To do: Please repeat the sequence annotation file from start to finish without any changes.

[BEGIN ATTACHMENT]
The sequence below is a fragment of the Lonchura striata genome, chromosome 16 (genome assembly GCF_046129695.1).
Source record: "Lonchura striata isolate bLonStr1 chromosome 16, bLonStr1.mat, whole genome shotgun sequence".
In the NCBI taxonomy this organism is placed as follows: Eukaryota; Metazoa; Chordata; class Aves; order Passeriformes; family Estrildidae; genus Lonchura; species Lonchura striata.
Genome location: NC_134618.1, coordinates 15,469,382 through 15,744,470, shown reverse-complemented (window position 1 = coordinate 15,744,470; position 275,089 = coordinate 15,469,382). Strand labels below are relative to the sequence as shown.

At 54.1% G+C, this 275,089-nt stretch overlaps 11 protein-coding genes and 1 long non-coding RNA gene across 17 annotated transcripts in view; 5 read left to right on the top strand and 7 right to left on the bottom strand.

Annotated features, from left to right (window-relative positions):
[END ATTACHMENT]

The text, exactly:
The sequence below is a fragment of the Lonchura striata genome, chromosome 16 (genome assembly GCF_046129695.1).
Source record: "Lonchura striata isolate bLonStr1 chromosome 16, bLonStr1.mat, whole genome shotgun sequence".
In the NCBI taxonomy this organism is placed as follows: Eukaryota; Metazoa; Chordata; class Aves; order Passeriformes; family Estrildidae; genus Lonchura; species Lonchura striata.
Genome location: NC_134618.1, coordinates 15,469,382 through 15,744,470, shown reverse-complemented (window position 1 = coordinate 15,744,470; position 275,089 = coordinate 15,469,382). Strand labels below are relative to the sequence as shown.

At 54.1% G+C, this 275,089-nt stretch overlaps 11 protein-coding genes and 1 long non-coding RNA gene across 17 annotated transcripts in view; 5 read left to right on the top strand and 7 right to left on the bottom strand.

Annotated features, from left to right (window-relative positions):